We have a family report in a month. I truly hope the truth comes out. Any suggestions in regards to the family report? I assume I just be myself and not "bash" the father, as this has never been my intention anyways.

    I guess in the mean time I just continue focusing on being a great mother and have faith that justice will prevail.

    Thank you for all your help!
     
  6. sammy01

    sammy01 Well-Known Member

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    Yep, but justice prevailing doesn't necessarily mean that you get to relocate. You might want to think about the answer to this questions... Will you relocate without the child? Expect to be asked it and expect the magistrate to say good, then go and the child stays with dad.

    So no-one is perfect but you reckon he is a pretty good dad? That is going to make it hard much easier if he saw the kid once a month and didn't really maintain an ongoing relationship with the child.
     
  7. bankslola

    bankslola Active Member

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    There is no way I could leave my child. I would just have to deal with it.

    I feel as though my chances are slim and I'm wasting thousands of dollars. But I have to give it my best shot for my son's sake.

    The 50/50 is definitely the biggest hurdle. Although I would facilitate for him to have him for the whole of every school holidays and am prepared for him to even have 2 Christmas days to my 1. It's not about trying to hurt their relationship, it's about my son needing a stable life.

    I appreciate your help.
     
  8. sammy01

    sammy01 Well-Known Member

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    You're not going to like any of this.

    So when you say 'justice will prevail' what you mean is you get your way....

    When you say you could never leave your child...that is what you're expecting to force onto dad...

    Now about a year ago, you started hitting up dad for the chance to relocate... It pissed him off. Fair enough. He got angry - fair enough. He didn't deal with it well - not fair enough....

    A court will look at the best interests of the child. Now 2 years ago, the kid's life got turned upside down with mum and dad breaking up and now you want to move 900km away and turn his life upside down again....

    Now while I'm at it... You have said that you don't want to keep the father from the child... Guess what - that is exactly what you're planning to do and you're planning to do it in a fashion that clearly you would not agree to if he wanted to move 900km in a different direction and take the child. True?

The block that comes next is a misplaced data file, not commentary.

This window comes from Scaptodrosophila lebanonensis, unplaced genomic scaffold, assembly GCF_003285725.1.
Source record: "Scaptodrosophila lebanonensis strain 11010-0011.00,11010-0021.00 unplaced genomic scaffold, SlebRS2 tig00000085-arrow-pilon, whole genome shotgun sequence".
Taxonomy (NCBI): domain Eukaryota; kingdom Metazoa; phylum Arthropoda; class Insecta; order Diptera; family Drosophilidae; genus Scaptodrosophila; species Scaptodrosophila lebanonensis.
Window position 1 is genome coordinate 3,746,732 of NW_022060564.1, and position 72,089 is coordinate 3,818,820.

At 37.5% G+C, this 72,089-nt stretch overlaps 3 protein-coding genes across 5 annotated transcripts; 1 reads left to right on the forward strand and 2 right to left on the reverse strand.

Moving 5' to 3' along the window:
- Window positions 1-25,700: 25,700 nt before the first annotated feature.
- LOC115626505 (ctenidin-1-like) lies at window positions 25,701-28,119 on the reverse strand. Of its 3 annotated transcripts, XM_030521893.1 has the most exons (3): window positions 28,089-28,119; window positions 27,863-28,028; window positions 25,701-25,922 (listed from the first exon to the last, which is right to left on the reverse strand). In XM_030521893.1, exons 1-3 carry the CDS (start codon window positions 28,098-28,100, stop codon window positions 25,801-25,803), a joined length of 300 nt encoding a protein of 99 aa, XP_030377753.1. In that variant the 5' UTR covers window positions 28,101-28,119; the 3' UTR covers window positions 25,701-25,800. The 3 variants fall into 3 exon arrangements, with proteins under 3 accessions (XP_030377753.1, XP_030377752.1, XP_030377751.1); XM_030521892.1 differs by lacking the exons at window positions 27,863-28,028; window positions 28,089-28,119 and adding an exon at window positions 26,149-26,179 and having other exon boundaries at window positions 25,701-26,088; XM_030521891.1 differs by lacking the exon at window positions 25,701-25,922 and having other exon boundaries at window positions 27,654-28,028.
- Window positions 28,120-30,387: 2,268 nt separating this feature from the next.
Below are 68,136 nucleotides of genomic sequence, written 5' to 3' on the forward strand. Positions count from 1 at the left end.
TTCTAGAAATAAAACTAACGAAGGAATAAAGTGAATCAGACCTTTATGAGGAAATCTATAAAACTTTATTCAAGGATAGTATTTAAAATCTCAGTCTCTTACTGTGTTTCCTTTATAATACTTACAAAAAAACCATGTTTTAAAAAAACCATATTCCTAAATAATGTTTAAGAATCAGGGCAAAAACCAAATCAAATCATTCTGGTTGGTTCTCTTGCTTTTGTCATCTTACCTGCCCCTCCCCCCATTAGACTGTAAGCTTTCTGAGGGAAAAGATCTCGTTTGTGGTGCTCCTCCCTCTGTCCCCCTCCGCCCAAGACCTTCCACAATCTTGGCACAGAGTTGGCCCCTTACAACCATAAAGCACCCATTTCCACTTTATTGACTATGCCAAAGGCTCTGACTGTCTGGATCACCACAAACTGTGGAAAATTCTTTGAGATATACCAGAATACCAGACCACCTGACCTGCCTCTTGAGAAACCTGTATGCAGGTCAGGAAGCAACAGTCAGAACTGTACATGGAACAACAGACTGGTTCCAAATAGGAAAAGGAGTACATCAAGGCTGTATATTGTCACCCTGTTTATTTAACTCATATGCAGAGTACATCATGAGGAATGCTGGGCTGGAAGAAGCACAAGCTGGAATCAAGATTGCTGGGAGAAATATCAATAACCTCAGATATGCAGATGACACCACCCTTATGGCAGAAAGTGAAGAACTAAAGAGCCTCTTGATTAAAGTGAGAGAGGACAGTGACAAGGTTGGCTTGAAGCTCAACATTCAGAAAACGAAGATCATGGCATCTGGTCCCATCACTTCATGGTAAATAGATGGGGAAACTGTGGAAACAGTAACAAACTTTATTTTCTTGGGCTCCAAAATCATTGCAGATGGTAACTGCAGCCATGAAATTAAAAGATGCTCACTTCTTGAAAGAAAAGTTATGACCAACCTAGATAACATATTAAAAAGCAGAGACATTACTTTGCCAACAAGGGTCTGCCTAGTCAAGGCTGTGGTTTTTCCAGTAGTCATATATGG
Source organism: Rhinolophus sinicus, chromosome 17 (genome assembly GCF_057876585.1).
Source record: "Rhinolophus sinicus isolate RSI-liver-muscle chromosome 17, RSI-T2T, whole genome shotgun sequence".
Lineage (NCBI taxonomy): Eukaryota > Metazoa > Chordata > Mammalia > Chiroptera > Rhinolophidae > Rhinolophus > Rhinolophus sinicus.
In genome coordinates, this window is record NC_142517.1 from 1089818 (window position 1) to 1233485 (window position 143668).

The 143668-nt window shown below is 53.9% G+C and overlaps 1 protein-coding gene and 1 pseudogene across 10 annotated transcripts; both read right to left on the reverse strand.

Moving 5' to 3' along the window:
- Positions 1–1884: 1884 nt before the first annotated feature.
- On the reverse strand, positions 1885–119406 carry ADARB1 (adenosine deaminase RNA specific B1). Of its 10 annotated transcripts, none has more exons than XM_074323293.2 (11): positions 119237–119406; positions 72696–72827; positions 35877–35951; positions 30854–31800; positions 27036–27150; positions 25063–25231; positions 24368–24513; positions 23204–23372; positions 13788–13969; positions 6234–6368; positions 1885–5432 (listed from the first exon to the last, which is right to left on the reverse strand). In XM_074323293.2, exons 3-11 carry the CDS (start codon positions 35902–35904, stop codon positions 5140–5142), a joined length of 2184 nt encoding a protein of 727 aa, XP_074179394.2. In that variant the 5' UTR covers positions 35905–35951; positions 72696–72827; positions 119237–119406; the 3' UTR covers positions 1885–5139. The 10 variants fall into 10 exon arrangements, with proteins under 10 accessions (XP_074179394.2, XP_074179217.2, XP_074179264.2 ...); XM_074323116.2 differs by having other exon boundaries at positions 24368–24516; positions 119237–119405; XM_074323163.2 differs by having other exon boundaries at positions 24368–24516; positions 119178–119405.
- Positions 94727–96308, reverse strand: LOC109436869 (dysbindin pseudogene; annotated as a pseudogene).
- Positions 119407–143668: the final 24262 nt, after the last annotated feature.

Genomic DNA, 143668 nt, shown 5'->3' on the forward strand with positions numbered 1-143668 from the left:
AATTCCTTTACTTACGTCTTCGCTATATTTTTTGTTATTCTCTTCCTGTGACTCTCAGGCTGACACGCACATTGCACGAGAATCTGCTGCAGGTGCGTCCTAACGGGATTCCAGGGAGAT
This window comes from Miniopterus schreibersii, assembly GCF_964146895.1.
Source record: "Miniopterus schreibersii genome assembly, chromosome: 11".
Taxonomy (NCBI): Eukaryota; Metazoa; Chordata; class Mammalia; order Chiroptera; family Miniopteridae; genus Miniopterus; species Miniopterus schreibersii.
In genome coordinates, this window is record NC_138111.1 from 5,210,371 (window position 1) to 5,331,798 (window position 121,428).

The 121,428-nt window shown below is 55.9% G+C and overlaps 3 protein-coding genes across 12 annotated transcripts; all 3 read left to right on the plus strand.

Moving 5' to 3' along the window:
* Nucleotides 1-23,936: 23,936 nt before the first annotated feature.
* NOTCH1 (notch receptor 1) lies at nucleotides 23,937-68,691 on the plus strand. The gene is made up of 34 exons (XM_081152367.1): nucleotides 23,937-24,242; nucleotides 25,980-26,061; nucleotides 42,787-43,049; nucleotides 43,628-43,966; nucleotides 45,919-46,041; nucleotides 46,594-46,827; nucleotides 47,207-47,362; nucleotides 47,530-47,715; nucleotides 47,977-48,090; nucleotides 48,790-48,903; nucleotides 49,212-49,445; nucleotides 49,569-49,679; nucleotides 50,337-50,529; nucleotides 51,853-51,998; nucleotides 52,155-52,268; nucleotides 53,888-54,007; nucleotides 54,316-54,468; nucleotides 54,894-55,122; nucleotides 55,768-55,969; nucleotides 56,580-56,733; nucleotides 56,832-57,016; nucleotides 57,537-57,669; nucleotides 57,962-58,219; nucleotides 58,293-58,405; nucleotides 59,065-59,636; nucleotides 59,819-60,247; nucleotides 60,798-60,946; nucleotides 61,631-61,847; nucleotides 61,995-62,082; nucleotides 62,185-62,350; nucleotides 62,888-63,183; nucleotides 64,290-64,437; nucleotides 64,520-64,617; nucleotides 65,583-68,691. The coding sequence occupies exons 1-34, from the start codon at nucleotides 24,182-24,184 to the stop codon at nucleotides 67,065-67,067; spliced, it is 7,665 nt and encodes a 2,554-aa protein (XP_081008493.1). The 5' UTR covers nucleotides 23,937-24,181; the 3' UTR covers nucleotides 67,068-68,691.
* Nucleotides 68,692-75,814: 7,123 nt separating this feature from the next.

You have also said that you need to have faith in the magistrate and the "system". Actually, what you mean is, you hope the system is that broken that one parent can unilaterally decide to reduce a child's time with one parent from constant to inconsistent.

    I really think that you should have a chat with a different solicitor. I hate solicitors. I often think they are at their happiest when they are taking money for nothing and that just might be what you're doing. Go see another solicitor try and be brutally blunt ask - what are the chances, hit them up for a % and ask yourself, is a 15% chance worth the stress / money? What about 20%?

    Now I'm sorry that your ex is causing you grief. Maybe you should direct him to this website and the nice folk here can tell him to pull his head in because the way he is running his case is folly. At least he might stop harassing you and that is a win and it will be a cheaper win than court...

    So last part of my rant. Relocation cases are tricky. Like I've said before they are very hard to predict. Now if the child was older - say 13-14 and he was keen to move, then I'd suggest court, but based on the information you've provided, and you've come here looking for opinions, so with that in mind, I'd suggest you find something else to spend your money on...

    Please let us know how you go.
     
  9. bankslola

    bankslola Active Member

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    Thank you for your input, I really do appreciate it and I absolutely see it from the father's point of view aswell. I do have empathy.

    I know my child have a better chance at life with a family support network without being exposed to domestic violence, parental alienation and being made aware of all this mess (by his father).

    Thank you so much for your reply. Will keep you all updated. Hoping the family report sheds some more light on the family dynamics and needs for my son.